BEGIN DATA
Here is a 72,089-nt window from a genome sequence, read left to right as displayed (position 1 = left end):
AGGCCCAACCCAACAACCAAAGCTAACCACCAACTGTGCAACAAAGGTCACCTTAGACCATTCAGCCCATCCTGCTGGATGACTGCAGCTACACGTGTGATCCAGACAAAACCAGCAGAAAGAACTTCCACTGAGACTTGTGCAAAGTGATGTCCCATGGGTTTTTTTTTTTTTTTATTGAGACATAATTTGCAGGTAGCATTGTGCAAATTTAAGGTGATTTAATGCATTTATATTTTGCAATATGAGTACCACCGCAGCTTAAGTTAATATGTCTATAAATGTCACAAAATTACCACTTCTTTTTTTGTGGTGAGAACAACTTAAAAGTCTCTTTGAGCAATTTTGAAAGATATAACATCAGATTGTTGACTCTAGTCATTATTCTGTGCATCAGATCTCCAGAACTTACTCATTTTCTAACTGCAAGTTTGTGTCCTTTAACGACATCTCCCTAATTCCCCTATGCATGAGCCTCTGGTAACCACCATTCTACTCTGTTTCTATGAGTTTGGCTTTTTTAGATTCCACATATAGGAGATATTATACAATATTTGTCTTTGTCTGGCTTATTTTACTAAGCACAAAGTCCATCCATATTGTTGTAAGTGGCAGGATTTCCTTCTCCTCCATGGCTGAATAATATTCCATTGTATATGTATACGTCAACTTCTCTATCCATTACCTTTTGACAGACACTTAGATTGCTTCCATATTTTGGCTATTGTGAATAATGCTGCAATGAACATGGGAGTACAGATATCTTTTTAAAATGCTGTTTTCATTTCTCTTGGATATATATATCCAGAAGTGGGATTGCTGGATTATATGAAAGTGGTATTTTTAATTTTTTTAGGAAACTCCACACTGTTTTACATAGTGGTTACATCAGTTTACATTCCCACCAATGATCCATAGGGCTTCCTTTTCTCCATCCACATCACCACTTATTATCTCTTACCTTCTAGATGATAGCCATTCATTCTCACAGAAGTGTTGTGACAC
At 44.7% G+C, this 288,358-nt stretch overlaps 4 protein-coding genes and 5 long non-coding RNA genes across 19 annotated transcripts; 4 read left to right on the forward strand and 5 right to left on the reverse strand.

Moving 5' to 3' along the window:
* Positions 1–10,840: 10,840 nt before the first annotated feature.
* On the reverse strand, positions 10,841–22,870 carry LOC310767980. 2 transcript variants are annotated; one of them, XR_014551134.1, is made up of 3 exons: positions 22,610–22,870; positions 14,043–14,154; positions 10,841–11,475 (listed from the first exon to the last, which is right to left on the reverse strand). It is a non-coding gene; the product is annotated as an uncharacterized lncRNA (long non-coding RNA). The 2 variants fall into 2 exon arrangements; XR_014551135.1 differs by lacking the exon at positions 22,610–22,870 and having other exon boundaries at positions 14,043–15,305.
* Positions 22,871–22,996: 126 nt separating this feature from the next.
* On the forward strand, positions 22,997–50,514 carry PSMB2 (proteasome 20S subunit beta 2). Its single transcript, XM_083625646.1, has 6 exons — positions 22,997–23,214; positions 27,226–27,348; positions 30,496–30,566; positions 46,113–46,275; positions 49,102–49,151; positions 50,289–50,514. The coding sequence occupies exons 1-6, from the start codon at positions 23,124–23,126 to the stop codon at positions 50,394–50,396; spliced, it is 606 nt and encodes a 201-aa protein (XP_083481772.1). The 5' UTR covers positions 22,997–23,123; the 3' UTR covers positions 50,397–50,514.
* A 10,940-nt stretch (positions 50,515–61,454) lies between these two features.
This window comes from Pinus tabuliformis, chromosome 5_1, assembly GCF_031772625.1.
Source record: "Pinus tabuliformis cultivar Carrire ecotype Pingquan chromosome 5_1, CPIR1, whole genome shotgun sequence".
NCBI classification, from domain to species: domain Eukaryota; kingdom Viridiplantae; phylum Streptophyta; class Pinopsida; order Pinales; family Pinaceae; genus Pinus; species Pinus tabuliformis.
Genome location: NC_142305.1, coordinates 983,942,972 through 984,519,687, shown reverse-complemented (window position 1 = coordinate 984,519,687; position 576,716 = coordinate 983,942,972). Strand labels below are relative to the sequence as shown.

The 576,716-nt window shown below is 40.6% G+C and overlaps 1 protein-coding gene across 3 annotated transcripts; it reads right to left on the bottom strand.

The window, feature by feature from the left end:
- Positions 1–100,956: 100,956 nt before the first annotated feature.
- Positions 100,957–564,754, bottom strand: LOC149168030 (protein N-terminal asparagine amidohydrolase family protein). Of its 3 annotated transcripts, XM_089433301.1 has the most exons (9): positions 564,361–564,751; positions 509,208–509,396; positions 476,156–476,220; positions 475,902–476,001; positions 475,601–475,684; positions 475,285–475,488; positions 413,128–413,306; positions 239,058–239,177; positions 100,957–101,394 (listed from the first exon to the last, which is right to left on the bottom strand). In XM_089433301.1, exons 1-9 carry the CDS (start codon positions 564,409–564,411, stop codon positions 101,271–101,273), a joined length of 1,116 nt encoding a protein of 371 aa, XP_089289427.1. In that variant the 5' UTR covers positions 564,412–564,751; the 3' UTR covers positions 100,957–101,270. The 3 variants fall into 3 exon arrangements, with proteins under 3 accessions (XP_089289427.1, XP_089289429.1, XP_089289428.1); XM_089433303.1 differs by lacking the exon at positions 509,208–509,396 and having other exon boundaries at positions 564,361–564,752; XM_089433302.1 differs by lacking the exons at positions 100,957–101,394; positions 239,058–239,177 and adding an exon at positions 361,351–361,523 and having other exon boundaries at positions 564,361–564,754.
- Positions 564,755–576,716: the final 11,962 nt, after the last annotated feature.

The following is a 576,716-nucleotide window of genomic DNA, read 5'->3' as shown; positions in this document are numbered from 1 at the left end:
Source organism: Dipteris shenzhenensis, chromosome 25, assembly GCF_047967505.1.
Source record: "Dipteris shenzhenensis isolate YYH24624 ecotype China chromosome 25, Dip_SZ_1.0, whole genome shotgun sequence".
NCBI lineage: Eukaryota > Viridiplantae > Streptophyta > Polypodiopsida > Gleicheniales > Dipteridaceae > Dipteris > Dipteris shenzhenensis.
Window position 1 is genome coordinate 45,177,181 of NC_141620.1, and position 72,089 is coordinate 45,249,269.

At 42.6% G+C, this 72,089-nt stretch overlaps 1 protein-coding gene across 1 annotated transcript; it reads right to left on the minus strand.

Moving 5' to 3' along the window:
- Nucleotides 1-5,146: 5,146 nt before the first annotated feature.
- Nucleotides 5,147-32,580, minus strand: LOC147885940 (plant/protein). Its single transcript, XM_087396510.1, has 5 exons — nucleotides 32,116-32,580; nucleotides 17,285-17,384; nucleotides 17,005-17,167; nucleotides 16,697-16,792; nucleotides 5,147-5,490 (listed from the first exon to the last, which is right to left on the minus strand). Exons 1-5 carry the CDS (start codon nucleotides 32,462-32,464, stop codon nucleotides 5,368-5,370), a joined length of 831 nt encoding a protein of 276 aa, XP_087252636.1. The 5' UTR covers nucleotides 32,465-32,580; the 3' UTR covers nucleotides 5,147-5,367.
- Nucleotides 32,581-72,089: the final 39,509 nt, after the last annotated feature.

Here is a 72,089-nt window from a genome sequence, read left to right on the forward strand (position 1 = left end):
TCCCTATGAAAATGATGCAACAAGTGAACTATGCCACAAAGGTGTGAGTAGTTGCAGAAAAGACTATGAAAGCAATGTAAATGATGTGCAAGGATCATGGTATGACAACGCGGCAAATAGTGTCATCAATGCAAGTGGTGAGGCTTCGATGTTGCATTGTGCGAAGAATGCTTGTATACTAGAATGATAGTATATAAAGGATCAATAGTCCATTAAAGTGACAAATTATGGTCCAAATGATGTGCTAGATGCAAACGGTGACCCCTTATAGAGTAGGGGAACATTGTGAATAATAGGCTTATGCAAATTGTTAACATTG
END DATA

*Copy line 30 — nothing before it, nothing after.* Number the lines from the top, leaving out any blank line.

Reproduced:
TCCCTATGAAAATGATGCAACAAGTGAACTATGCCACAAAGGTGTGAGTAGTTGCAGAAAAGACTATGAAAGCAATGTAAATGATGTGCAAGGATCATGGTATGACAACGCGGCAAATAGTGTCATCAATGCAAGTGGTGAGGCTTCGATGTTGCATTGTGCGAAGAATGCTTGTATACTAGAATGATAGTATATAAAGGATCAATAGTCCATTAAAGTGACAAATTATGGTCCAAATGATGTGCTAGATGCAAACGGTGACCCCTTATAGAGTAGGGGAACATTGTGAATAATAGGCTTATGCAAATTGTTAACATTG